MO: Do you think that it would be a good idea to have a Women only class of racing, to encourage more women into the sport?

KP: In 1995, I rode in a class in Italy just for women and it didn't really work for me. -- This class was discontinued this year as it was not attracting enough women riders to compete --Ed. -- I had a lot of fun on my bike, but either I won or I crashed. I'm not sure it would be a good idea. It might help a few women get started, but you learn to race by racing with fast riders, women or men. If the other riders are not fast, you don't learn. For instance I found in Italy that I could set pole position with the women riders and then ride the same track against an open field and I was three seconds faster! So I'm not sure it would help. I think you have to be prepared to ride against the fastest riders and just finish last the first year! You have to be strong enough to do this and not lose your motivation, because you are learning and you will go faster. I remember in my first year celebrating like crazy when I finished second from last! I'd managed to beat a guy!

MO: Do you consider yourself to be a role model?

Katja likes the podium.
KP: This is not something that I spend much time thinking about. It's not important to me, but I have quite a lot of contact from American women via my web site ( They tell me how they are cheering for me and how important it is for me to do well; that I am a kind of role model for them. I don't know.... If people want me to be a role model for them, that's fine with me, but I'm not going to behave differently because they have chosen me as a role model. I just want to win races. Penthouse and Playboy have asked me to do topless photos with my bike and I turned them down. I want to become famous because of my results, not because I am standing topless next to my bike. Maybe in 10 years time, but not now. What about next year. I think we will talk about it here in Assen. The Corona team would like me to stay one more year, doing Superstock again and maybe winning the championship. I'm not so interested in moving up to Supersports, I'd prefer Superbike. I've raced Supersports before, but I didn't get on with the 600 so well. I feel that the 750 and I fit each other better. I feel much more comfortable on my 750 now than I did on the 600. Perhaps this will change with the new GSXR 600 for next year, we'll see. I've not yet ridden one of the 750 Superbikes, but Francis (Batta) (owner of the Alstare Corona Suzuki team) has said that after the season is over I can make a test with Chili's bike. I think I really want to stay in Superstock one more year and finish at least in the top three and with a bit of luck as Champion.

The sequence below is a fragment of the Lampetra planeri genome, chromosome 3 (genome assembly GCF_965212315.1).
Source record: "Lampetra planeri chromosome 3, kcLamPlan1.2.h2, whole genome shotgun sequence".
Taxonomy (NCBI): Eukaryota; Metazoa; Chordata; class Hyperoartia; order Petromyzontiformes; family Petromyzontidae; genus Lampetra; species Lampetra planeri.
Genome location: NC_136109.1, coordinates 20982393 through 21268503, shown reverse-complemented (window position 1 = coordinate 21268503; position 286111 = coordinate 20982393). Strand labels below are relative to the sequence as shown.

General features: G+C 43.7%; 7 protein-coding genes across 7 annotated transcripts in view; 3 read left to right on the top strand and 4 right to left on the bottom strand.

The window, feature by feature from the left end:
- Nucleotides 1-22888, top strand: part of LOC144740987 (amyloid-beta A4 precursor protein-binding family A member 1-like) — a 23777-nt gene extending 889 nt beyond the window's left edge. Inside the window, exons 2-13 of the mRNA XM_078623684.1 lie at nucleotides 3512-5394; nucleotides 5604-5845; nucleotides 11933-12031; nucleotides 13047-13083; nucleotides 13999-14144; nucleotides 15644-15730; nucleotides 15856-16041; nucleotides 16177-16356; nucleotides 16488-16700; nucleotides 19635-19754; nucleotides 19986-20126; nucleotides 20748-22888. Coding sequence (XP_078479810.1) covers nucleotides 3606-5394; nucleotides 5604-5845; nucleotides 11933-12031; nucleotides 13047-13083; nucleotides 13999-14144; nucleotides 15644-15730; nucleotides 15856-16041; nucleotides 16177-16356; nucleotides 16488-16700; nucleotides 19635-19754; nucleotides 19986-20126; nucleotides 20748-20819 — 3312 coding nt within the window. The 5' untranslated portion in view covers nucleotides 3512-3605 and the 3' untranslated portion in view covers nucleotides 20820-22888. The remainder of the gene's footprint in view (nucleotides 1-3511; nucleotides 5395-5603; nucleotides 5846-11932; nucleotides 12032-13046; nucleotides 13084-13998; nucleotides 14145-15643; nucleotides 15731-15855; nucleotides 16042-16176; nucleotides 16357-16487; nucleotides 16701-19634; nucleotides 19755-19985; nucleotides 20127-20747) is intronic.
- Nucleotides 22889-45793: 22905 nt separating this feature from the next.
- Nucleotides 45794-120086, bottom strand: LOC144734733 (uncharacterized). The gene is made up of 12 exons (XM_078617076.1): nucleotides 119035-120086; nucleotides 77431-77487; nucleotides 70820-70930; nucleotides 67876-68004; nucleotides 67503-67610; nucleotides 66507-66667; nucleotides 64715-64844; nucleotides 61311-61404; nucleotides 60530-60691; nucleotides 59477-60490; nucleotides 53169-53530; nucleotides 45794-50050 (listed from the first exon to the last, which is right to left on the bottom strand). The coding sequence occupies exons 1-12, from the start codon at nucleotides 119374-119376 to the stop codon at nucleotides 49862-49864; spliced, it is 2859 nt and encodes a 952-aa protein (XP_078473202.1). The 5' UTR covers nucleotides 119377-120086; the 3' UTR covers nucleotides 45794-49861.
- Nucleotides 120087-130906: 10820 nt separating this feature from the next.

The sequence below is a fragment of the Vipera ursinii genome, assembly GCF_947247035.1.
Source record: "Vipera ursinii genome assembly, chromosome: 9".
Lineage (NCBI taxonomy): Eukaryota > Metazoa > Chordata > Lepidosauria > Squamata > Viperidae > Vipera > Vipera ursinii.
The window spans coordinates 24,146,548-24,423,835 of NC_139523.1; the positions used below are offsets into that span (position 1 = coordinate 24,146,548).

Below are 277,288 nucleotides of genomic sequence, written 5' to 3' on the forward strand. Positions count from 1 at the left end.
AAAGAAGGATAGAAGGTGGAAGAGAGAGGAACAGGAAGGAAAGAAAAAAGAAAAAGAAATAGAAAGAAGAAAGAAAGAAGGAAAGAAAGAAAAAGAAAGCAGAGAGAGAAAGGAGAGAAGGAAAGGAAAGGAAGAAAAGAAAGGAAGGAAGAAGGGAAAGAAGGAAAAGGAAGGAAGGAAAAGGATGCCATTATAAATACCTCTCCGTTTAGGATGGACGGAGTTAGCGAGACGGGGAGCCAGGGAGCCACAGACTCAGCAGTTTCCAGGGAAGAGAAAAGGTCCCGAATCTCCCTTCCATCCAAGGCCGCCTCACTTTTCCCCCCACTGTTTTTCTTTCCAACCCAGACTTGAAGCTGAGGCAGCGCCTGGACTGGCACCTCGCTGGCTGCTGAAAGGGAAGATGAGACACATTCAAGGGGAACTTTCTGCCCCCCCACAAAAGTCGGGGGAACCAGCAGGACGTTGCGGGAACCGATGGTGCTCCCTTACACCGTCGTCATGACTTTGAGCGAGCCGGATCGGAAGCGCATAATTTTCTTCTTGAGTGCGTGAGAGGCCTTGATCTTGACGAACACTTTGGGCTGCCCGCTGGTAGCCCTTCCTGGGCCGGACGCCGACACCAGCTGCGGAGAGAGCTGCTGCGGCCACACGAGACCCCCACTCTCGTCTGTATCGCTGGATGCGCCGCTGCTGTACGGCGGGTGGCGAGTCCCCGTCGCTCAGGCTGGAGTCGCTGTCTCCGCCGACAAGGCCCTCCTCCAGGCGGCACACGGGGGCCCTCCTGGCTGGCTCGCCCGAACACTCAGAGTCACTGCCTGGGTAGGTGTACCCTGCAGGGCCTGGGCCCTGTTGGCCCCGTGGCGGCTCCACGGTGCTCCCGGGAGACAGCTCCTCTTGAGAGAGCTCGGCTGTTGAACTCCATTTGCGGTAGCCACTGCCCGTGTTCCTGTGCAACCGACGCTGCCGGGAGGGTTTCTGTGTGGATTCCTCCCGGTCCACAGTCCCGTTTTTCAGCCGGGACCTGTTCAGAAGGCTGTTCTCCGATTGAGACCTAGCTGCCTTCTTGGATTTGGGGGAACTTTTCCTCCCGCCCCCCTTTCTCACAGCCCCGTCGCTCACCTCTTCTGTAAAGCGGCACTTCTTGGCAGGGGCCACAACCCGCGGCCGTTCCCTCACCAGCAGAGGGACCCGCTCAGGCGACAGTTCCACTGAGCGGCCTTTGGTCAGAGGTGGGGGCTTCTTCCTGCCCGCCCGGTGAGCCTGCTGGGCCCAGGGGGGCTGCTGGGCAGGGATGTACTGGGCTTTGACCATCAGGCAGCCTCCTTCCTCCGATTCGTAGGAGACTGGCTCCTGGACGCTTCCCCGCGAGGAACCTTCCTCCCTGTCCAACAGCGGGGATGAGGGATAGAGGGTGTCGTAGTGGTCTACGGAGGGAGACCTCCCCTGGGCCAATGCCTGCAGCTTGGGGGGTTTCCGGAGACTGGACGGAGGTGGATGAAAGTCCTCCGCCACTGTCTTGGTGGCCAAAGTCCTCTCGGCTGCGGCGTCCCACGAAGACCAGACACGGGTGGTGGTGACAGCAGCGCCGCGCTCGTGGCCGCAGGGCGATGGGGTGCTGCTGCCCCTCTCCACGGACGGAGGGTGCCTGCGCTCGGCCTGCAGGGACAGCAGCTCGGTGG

I agree with Katja, she isn't a "roll model." I do think that what she is doing is inspirational though.

And I also agree with her assessment of women riders and racers.


304 Posts
Is that an old interview?

She really struggled on the Alstare-Corona team while racing the 600SS in '00. World Super Sport is absolutely brutal.

I was glad to see she signed-on with the Shell-Advance team in August. Did you notice they've put her on a *2000* TSR-250? Her 2001 season in 250GP wasn't a scorcher, so hopefully she'll have a good showing in 2002.

1,698 Posts
Discussion Starter #3
It's from Oct. 2000. I hadn't seen the interview before, so I'm assuming MO Women just posted it within the past few months.

It's too bad she didn't do better this past year, but as with every rider, each one "gets" certain bikes over others. Hopefully 2002 will be better for her.